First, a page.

It’s time to debunk some common Coffee Myths

It's time to debunk some common Coffee Myths

Coffee is so irresistible that 1.4 billion cups of the aromatic and delicious drink are consumed worldwide daily, according to Street Directory, but some people do have misconceptions about coffee. Common coffee myths need to be debunked with hard facts, and that’s what this article is all about. Once you get past the negative hype, you’ll see that coffee is more than a satisfying brew that pleases the palate, whether it’s served hot or cold. You’ll realise that coffee actually has health and wellness benefits that are anything but mythical.


A lot of people are watching their iron levels, especially since optimal iron levels denote good health. People that have low iron levels may experience a range of adverse symptoms, including hair loss, fatigue, dizziness and paleness, according to the Mayo Clinic. Unfortunately, there’s a common myth that coffee consumption makes it harder for the human body to absorb iron. Luckily this just isn’t true, as long as foods with iron (or supplements containing iron) are consumed three hours before any coffee is consumed. So, you might take an iron supplement in the evening to boost your iron levels, go to bed, and then wake up and have your morning cup of Joe.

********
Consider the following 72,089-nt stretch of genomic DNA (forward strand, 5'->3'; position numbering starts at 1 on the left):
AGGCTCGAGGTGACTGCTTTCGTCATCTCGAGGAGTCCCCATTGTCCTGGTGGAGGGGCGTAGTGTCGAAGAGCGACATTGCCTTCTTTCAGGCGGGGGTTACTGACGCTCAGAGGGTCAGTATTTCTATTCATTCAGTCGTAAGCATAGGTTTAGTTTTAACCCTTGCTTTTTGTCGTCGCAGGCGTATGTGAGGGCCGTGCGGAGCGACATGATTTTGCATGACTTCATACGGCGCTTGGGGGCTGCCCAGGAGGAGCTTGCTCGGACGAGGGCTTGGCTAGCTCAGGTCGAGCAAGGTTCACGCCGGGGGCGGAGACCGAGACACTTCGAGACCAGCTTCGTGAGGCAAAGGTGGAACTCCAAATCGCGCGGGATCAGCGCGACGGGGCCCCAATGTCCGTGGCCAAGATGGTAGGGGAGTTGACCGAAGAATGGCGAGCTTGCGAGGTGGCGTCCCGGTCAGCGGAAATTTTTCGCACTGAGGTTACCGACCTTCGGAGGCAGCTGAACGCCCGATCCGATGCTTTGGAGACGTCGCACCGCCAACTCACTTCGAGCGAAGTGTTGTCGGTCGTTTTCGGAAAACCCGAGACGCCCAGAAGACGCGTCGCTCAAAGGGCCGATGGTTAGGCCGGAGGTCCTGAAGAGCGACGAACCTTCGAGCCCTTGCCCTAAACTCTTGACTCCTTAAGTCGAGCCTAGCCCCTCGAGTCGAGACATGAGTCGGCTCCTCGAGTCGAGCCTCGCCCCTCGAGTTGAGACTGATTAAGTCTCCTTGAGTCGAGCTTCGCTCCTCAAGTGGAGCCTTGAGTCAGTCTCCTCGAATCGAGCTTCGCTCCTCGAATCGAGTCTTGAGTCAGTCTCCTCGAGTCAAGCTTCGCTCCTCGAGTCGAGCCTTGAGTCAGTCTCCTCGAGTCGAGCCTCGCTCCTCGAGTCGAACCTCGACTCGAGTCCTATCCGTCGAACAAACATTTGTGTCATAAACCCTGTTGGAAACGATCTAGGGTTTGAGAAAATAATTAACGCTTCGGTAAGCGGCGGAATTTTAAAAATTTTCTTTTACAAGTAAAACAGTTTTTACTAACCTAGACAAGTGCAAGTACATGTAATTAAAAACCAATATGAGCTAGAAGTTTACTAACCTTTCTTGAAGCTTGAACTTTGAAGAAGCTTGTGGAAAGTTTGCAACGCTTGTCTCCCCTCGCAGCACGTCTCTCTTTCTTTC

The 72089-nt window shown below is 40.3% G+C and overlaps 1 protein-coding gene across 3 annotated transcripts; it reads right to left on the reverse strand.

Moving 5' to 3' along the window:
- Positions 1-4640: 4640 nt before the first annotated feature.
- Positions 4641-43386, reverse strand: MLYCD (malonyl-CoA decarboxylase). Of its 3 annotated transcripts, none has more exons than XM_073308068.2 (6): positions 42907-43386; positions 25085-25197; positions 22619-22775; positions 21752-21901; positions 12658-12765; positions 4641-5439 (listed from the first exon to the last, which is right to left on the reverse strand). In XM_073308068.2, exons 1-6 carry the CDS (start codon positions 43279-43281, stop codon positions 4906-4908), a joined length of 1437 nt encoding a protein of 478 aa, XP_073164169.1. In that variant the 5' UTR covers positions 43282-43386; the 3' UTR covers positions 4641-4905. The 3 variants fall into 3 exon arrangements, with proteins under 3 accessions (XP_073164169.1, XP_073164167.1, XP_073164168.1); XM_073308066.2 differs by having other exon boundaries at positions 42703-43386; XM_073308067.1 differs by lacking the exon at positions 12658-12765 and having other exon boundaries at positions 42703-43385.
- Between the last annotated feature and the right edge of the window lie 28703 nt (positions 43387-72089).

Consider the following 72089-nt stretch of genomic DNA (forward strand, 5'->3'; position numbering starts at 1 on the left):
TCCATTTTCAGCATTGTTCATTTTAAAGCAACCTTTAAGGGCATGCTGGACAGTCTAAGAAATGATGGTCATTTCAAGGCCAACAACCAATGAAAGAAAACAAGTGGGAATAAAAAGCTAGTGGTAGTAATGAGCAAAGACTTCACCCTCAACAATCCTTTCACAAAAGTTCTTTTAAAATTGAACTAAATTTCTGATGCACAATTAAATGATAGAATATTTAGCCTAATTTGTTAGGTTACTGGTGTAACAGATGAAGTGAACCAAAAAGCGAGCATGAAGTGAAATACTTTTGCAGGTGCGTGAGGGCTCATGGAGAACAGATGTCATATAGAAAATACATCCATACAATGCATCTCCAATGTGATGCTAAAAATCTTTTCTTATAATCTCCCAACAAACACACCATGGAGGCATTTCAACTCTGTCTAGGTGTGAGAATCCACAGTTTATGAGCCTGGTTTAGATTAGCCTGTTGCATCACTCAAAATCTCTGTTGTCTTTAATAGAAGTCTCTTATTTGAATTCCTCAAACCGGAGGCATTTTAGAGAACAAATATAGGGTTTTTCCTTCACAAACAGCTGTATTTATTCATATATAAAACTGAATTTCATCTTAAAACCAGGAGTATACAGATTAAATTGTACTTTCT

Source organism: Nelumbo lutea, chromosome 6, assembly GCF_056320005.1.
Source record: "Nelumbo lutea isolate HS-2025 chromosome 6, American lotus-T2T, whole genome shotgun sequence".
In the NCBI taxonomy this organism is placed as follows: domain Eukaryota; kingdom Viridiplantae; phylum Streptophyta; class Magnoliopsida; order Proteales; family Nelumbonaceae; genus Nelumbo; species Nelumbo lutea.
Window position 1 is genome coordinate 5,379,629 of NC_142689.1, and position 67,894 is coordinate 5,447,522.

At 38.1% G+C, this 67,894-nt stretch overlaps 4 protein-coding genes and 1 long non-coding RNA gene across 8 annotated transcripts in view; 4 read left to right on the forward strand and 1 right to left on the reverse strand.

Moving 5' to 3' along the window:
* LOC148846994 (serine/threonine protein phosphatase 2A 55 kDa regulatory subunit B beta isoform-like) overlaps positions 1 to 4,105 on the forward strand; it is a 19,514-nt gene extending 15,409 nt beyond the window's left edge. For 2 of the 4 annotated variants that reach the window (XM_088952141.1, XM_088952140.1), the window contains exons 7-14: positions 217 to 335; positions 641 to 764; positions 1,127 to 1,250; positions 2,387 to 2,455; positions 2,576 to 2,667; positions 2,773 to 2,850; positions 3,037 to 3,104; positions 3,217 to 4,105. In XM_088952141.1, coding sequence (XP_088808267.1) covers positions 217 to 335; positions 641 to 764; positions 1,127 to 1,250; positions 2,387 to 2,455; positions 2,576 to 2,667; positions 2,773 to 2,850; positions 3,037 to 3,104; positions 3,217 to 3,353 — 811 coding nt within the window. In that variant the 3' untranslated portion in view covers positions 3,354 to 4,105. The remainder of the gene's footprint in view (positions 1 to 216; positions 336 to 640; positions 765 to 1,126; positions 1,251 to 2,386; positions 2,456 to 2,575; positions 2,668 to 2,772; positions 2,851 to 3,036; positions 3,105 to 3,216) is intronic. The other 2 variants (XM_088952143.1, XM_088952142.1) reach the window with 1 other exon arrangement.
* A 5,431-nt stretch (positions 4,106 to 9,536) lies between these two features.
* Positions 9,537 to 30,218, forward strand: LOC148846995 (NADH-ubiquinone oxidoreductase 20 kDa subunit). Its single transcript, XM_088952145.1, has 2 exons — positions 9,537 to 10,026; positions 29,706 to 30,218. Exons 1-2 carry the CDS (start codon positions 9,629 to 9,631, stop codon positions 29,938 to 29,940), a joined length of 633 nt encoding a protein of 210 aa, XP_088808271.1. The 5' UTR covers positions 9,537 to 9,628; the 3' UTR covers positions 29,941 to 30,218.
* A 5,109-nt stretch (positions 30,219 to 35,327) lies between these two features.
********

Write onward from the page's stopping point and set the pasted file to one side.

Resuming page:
Coffee Myths


If you’re holding back on enjoying coffee because you think it will cause dehydration, you need to know that scientific research is showing that coffee isn’t the big dehydrator that so many people thought it was. In fact, it’s fine to count coffee as part of your “eight glasses of water per day” hydration plan. Of course, you should drink pure water and other healthy fluids, as well as tasty, energizing coffee While it’s true that coffee is a mild diuretic, a University of Birmingham study showed that a group of test participants had the same levels of hydration, whether they consumed water alone, or water and coffee.


Coffee does provide health benefits and it isn’t a myth. The health benefits are actually pretty darned impressive, according to the Mayo Clinic. When you enjoy coffee regularly, you may reduce your risk of developing liver disease, Parkinson’s disease, cancer of the liver and Type II diabetes. You may also enhance cognition and improve your mood.

Now that we’ve debunked a couple of the biggest coffee myths, and offered a little interesting and factual information about coffee’s health benefits, isn’t it time to pour yourself a cup of coffee? To get the most pleasure from coffee, be sure to invest in a coffee machine, a grinder for beans, and high-quality coffee.